Articles
Thanks in part to a rich cultural and sporting heritage Liverpool is an internationally renowned city. But the municipal authority has a £44 million (US$54m) funding black hole and is on the brink of bankruptcy. The city’s latest financial woes are a result of the coronavirus crisis, as the UK government backtracks on promises of funding. However, like the pattern of illness, the financial impact of the pandemic has not been evenly spread. It has amplified existing inequalities, including in Liverpool, which has the highest number of the ...
4 days ago · From The_Conversation_UK
The roar of the crowd at the stadium. Jostling to see the New Year fireworks in the public square. Captivated by the band at the pub. Meeting mates outside the train station. These experiences conjure sites of importance for each of us. As a Melburnian, places that come to mind for me are the MCG, Federation Square, Flinders Street Station and Festival Hall. Sydneysiders could be thinking about the Opera House, Central Station, the Enmore Theatre and Homebush Stadium. It’s people that make these places important. Without crowds, an idling Gabba in Brisbane or an empty Cottesloe Beach in Perth is a less exciting place.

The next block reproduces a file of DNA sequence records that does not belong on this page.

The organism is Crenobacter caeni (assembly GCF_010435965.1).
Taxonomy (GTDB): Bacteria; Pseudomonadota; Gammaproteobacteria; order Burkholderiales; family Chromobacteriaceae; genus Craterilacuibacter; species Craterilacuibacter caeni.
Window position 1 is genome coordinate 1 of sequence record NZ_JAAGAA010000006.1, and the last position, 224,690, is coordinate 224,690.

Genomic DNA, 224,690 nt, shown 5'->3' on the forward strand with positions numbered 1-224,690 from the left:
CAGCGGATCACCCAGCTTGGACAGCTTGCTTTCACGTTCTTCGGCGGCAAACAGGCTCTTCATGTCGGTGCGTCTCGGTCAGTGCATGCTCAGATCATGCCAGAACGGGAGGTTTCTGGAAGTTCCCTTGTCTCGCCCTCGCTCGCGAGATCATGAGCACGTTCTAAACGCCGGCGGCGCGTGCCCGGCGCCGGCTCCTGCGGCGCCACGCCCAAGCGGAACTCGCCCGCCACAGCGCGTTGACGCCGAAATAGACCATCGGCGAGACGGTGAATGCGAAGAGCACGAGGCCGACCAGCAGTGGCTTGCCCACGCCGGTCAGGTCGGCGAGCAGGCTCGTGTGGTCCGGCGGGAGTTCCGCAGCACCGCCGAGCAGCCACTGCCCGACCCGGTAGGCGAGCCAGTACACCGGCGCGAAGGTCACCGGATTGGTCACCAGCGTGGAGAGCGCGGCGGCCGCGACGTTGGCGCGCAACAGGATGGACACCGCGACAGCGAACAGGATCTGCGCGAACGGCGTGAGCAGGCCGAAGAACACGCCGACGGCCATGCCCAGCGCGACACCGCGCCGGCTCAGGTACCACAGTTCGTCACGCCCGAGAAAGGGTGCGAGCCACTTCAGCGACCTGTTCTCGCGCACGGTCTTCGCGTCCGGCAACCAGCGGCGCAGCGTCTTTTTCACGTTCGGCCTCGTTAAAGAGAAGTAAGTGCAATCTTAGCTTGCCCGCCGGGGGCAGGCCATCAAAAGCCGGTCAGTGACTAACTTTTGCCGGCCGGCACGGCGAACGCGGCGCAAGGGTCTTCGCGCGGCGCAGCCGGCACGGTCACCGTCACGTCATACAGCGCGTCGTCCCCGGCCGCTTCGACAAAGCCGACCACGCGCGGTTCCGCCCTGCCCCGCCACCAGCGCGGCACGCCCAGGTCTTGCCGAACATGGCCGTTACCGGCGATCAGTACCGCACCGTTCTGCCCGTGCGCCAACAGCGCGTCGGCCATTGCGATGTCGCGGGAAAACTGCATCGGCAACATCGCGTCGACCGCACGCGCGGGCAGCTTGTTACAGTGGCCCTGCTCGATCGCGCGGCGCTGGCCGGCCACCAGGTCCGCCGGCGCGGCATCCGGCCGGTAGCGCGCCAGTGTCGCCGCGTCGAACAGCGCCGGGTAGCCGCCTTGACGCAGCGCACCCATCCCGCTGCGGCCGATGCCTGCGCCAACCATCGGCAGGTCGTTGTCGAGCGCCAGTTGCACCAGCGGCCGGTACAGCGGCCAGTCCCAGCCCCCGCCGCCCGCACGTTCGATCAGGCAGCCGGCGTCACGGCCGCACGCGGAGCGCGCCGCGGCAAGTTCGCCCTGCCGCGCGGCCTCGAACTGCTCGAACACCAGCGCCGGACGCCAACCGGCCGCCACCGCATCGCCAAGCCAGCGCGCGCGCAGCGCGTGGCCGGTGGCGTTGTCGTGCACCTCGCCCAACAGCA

4 days ago · From The_Conversation_Australia
Franchises like The Lord of the Rings, Game of Thrones and The Witcher often lead us to think of fantasy as a pastoral genre: a medieval landscape filled with knights riding on quests, enchanted woodland and isolated castles. Yet there is another setting for magic, supernatural creatures and ancient wisdom: the modern city. Urban fantasy occupies a place somewhere between epic fantasy and science fiction. On the one hand, it features seemingly eternal and otherworldly beings; on the other hand, it takes place within man-made, built environments. In urban fantasy, these environments can be real-life cities. In Ben Aaronovitch’s Rivers of London (2011), London is host to supernatural creatures and magic. In Cassandra Clare’s City …
4 days ago · From The_Conversation_UK
Drones, personal flying vehicles and air taxis may be part of our everyday life in the very near future. Drones and air taxis will create new means of mobility and transport routes. Drones will be used for surveillance, delivery and in the construction sector as it moves towards automation. The introduction of these aerial craft into cities will require the built environment to change dramatically. Drones and other new aerial vehicles will require landing pads, charging points, and drone ports. They could usher in new styles of building, and lead to more sustainable design. My research explores the impact of aerial vehicles on urban design, mapping out possible future trajectories.
6 days ago · From The_Conversation_UK